William Barnard: "Garrick being asked to read Cumberland's Odes, laughed immoderately, and affirmed that such stuff might as well be read backwards as forwards, and the witty Roscius accordingly read them in that manner, and wonderful to relate! produced the same good sense and poetry as the sentimental author ever had genius to write" Morning Chronicle and London Advertiser (19 October 1776).

Edward S. Creasy: "'The Lakes' had not then become a regular district for tourists; and very few Englishmen, even among those who could declaim about Switzerland, were aware of the beautiful scenery of this part of our island. Indeed, susceptibility to the beauties of nature was not the characteristic of the literary men of the time; most of whom, like Johnson, thought a walk down Fleet Street the most delightful and the most picturesque in its objects of all the tours that could be made" "Thomas Gray" Memoirs of Eminent Etonians (1850)318.

Myra Reynolds: "Richard Cumberland wrote in 1776 several Odes, something in the style of Gray's Bard, in honor of the artist Romney.... One of the poems, the Ode to the Sun, has Helvellyn, Skiddaw, the Derwent, Lodore, 'Keswick's sweet fantastic vale,' 'stately Windermere,' 'Savage Wyburn,' and 'delicious Grasmere's calm retreat' as its important scenic elements.... In contrast to the grandeur and splendor of Nature man seems but 'weak, contemptible, and vain, the tenant of a day.' Imperial Ulls-water is not only declared to be superior in charm to Loch Lomond or Killarney, but it can maintain its own even against 'ought that learned Poussin drew' or anything painted by 'dashing Rosa.' Eighteenth-century praise of scenery could go no farther" The Treatment of Nature in English Poetry (1909) 176-77.



Soul of the world, refulgent SUN,
Oh take not from my ravisht sight
Those golden beams of living light,
Nor, ere thy daily course be run,
Precipitate the Night.
Lo, where the ruffian clouds arise,
Usurp the abdicated skies,
And seize the aetherial throne;
Sullen-clad the scene appears,
Huge HELVELLYN streams with tears,
Hark, 'tis giant SKIDDAW'S groan!
I hear terrific LAWDOOR roar;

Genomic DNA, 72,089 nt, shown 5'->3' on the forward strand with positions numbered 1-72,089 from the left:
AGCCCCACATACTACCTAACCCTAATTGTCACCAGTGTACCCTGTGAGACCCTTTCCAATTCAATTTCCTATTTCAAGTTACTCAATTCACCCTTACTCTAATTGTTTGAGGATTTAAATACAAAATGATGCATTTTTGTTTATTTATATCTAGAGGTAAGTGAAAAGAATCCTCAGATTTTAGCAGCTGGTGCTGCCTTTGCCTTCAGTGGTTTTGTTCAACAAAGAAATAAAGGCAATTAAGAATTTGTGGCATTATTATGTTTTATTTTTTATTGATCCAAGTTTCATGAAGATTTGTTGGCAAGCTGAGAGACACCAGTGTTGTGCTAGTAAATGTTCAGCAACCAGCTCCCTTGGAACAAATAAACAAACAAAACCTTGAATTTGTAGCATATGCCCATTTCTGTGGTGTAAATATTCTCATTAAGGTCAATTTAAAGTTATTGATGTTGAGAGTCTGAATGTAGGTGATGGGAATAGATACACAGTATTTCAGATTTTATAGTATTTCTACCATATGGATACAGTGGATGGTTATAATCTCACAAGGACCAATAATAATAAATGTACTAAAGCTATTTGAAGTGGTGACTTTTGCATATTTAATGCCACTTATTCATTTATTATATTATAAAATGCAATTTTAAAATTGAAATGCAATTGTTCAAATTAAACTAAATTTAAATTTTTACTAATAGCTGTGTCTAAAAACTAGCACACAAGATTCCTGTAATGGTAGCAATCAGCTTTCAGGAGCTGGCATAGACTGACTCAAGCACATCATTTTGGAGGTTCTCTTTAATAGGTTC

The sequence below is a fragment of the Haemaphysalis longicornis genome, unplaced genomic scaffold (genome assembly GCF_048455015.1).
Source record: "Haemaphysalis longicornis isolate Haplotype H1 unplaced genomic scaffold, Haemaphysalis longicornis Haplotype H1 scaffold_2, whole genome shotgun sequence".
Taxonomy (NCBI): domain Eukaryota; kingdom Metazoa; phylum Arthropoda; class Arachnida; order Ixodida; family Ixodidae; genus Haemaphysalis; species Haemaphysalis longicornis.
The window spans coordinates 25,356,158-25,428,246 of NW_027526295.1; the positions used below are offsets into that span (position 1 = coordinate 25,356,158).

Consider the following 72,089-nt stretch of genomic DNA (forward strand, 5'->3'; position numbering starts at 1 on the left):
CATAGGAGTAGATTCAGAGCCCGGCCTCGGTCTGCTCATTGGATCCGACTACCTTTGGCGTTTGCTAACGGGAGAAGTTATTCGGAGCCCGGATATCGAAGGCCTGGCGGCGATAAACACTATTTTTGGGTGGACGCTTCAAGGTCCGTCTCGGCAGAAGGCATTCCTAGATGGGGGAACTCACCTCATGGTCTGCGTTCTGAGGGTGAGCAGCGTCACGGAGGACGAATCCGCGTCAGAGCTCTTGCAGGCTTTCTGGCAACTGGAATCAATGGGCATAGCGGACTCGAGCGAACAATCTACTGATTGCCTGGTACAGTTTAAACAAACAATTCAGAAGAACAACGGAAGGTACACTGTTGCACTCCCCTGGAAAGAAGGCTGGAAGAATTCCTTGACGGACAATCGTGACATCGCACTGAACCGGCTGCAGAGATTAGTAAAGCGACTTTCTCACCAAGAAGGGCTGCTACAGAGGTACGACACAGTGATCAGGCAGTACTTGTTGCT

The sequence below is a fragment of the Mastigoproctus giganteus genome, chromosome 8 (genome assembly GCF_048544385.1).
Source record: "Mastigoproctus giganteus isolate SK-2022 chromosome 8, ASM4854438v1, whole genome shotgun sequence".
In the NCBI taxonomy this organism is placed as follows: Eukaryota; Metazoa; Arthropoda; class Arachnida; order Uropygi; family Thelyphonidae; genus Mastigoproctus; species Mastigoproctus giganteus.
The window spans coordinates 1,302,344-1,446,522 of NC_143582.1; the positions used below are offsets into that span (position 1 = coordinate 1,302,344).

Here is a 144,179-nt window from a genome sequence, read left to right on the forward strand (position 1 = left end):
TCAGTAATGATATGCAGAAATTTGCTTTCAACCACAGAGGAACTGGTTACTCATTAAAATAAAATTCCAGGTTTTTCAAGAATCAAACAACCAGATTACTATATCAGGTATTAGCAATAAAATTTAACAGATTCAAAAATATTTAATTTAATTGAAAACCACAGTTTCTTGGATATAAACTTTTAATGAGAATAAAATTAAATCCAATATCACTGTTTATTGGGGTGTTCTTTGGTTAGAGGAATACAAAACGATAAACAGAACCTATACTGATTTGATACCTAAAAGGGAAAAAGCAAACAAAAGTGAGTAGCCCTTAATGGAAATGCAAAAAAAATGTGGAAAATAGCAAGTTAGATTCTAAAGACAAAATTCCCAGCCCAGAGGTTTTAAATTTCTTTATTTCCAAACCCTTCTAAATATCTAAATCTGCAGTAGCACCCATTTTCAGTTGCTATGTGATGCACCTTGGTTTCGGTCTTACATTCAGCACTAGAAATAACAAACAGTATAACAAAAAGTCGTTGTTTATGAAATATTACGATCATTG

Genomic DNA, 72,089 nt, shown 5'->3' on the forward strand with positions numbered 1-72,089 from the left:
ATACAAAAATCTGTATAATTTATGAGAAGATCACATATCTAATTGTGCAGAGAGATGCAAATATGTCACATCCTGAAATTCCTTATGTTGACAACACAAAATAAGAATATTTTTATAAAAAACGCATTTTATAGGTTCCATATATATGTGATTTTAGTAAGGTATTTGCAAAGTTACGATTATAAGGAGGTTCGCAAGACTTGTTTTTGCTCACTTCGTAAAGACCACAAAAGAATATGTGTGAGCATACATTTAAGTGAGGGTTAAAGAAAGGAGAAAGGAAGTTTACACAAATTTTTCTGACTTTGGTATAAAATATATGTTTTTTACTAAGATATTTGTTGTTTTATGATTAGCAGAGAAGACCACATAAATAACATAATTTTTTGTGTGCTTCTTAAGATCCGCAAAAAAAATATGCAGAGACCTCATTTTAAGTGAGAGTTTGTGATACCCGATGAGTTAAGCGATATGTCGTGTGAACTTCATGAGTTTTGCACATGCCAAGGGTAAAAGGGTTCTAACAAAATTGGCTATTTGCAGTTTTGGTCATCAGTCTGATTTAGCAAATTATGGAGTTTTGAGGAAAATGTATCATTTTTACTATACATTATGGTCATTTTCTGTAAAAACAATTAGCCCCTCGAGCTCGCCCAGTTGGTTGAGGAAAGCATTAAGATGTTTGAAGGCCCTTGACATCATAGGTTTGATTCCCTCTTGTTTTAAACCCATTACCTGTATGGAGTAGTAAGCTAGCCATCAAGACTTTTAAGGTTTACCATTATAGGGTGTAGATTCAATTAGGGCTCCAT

The Sabbath of thy reign is o'er,
The anarchy's begun;
Father of light, return; break forth, refulgent Sun!

What if the rebel blast shall rend
Those nodding horrors from the mountain's brow—
Hither thy glad deliverance send,
Ah save the votarist and accept the vow!
And, say, thro' thy diurnal round,
Where, great Spectator, hast thou found
Such solemn soul-inviting shades,
Ghostly dells, religious glades?
Where Penitence may plant its meek abode,
And hermit Meditation meet its God.

Now by the margin of yon glassy deep
My pensive vigils let me keep;
There, by force of Runic spells,
Shake the grot where Nature dwells;
And in the witching hour of night,
Whilst thy pale sister lends her shadowy light,
Summon the naked wood-nymphs to my sight.

Trembling now with giddy tread,
Press the Moss on GOWDAR'S head,
But lo, where sits the bird of Jove,
Couch'd in his airy far above;
Oh, lend thine eye, thy pinion lend,
Higher, yet higher let me still ascend:
'Tis done; my forehead smites the skies,
To the last summit of the cliff I rise;
I touch the sacred ground,
Where step of man was never found;
I see all Nature's rude domain around.

Peace to thy empire, queen of calm desires,
Health crown thy hills and plenty robe thy vales;
May thy groves wave untoucht by wastful fires,
Nor commerce croud thy lakes with sordid sails:
Press not so fast upon my aking sight
Gigantic shapes, nor rear you heads so high,
As if ye meant to war against the sky,
Sons of old Chaos and primaeval Night.
Such were the heights enshrined BRUNO trod,
When on the cliff he hung his tow'ring cell,
Amongst the clouds aspired to dwell,
And half ascended to his God.
The prim canal, the level green,